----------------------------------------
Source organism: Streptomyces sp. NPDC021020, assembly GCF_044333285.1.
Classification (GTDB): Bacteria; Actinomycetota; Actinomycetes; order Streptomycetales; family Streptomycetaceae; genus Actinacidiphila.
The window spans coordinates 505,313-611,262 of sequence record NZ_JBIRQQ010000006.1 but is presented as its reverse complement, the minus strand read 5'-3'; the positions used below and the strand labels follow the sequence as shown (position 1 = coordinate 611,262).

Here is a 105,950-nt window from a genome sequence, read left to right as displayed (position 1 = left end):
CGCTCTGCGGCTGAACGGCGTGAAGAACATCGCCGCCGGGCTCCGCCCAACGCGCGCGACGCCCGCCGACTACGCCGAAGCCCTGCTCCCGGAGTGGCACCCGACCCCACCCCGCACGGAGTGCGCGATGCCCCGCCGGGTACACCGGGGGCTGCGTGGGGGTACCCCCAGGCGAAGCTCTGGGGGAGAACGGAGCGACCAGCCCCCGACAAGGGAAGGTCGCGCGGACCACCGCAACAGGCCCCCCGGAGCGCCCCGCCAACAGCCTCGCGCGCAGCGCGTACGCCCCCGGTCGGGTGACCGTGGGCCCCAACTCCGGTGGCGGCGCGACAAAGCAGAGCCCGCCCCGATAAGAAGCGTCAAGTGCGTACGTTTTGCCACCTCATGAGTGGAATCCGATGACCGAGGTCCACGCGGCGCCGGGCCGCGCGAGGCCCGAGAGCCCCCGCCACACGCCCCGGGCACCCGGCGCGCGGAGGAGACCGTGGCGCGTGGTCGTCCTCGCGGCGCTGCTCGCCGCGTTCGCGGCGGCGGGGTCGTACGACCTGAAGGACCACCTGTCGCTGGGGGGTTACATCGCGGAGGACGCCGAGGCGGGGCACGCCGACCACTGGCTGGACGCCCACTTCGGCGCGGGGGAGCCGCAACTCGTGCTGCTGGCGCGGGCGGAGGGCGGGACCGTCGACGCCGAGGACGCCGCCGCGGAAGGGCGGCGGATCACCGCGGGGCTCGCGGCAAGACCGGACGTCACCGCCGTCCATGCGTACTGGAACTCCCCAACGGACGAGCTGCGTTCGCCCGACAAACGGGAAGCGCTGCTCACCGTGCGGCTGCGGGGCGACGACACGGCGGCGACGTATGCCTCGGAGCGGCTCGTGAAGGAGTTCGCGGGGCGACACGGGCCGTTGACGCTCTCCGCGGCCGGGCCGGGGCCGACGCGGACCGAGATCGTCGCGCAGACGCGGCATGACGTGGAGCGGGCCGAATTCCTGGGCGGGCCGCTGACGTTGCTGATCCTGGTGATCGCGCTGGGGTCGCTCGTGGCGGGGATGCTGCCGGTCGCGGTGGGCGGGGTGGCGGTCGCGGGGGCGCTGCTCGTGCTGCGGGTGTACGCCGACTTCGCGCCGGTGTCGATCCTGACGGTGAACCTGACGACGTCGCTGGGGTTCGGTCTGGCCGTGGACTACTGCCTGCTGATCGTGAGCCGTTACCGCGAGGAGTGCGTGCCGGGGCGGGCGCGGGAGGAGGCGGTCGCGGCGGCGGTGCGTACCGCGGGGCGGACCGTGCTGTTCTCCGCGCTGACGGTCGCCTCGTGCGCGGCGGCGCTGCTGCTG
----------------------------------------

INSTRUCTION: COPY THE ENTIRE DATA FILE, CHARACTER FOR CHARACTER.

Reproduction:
Source organism: Streptomyces sp. NPDC021020, assembly GCF_044333285.1.
Classification (GTDB): Bacteria; Actinomycetota; Actinomycetes; order Streptomycetales; family Streptomycetaceae; genus Actinacidiphila.
The window spans coordinates 505,313-611,262 of sequence record NZ_JBIRQQ010000006.1 but is presented as its reverse complement, the minus strand read 5'-3'; the positions used below and the strand labels follow the sequence as shown (position 1 = coordinate 611,262).

Here is a 105,950-nt window from a genome sequence, read left to right as displayed (position 1 = left end):
CGCTCTGCGGCTGAACGGCGTGAAGAACATCGCCGCCGGGCTCCGCCCAACGCGCGCGACGCCCGCCGACTACGCCGAAGCCCTGCTCCCGGAGTGGCACCCGACCCCACCCCGCACGGAGTGCGCGATGCCCCGCCGGGTACACCGGGGGCTGCGTGGGGGTACCCCCAGGCGAAGCTCTGGGGGAGAACGGAGCGACCAGCCCCCGACAAGGGAAGGTCGCGCGGACCACCGCAACAGGCCCCCCGGAGCGCCCCGCCAACAGCCTCGCGCGCAGCGCGTACGCCCCCGGTCGGGTGACCGTGGGCCCCAACTCCGGTGGCGGCGCGACAAAGCAGAGCCCGCCCCGATAAGAAGCGTCAAGTGCGTACGTTTTGCCACCTCATGAGTGGAATCCGATGACCGAGGTCCACGCGGCGCCGGGCCGCGCGAGGCCCGAGAGCCCCCGCCACACGCCCCGGGCACCCGGCGCGCGGAGGAGACCGTGGCGCGTGGTCGTCCTCGCGGCGCTGCTCGCCGCGTTCGCGGCGGCGGGGTCGTACGACCTGAAGGACCACCTGTCGCTGGGGGGTTACATCGCGGAGGACGCCGAGGCGGGGCACGCCGACCACTGGCTGGACGCCCACTTCGGCGCGGGGGAGCCGCAACTCGTGCTGCTGGCGCGGGCGGAGGGCGGGACCGTCGACGCCGAGGACGCCGCCGCGGAAGGGCGGCGGATCACCGCGGGGCTCGCGGCAAGACCGGACGTCACCGCCGTCCATGCGTACTGGAACTCCCCAACGGACGAGCTGCGTTCGCCCGACAAACGGGAAGCGCTGCTCACCGTGCGGCTGCGGGGCGACGACACGGCGGCGACGTATGCCTCGGAGCGGCTCGTGAAGGAGTTCGCGGGGCGACACGGGCCGTTGACGCTCTCCGCGGCCGGGCCGGGGCCGACGCGGACCGAGATCGTCGCGCAGACGCGGCATGACGTGGAGCGGGCCGAATTCCTGGGCGGGCCGCTGACGTTGCTGATCCTGGTGATCGCGCTGGGGTCGCTCGTGGCGGGGATGCTGCCGGTCGCGGTGGGCGGGGTGGCGGTCGCGGGGGCGCTGCTCGTGCTGCGGGTGTACGCCGACTTCGCGCCGGTGTCGATCCTGACGGTGAACCTGACGACGTCGCTGGGGTTCGGTCTGGCCGTGGACTACTGCCTGCTGATCGTGAGCCGTTACCGCGAGGAGTGCGTGCCGGGGCGGGCGCGGGAGGAGGCGGTCGCGGCGGCGGTGCGTACCGCGGGGCGGACCGTGCTGTTCTCCGCGCTGACGGTCGCCTCGTGCGCGGCGGCGCTGCTGCTG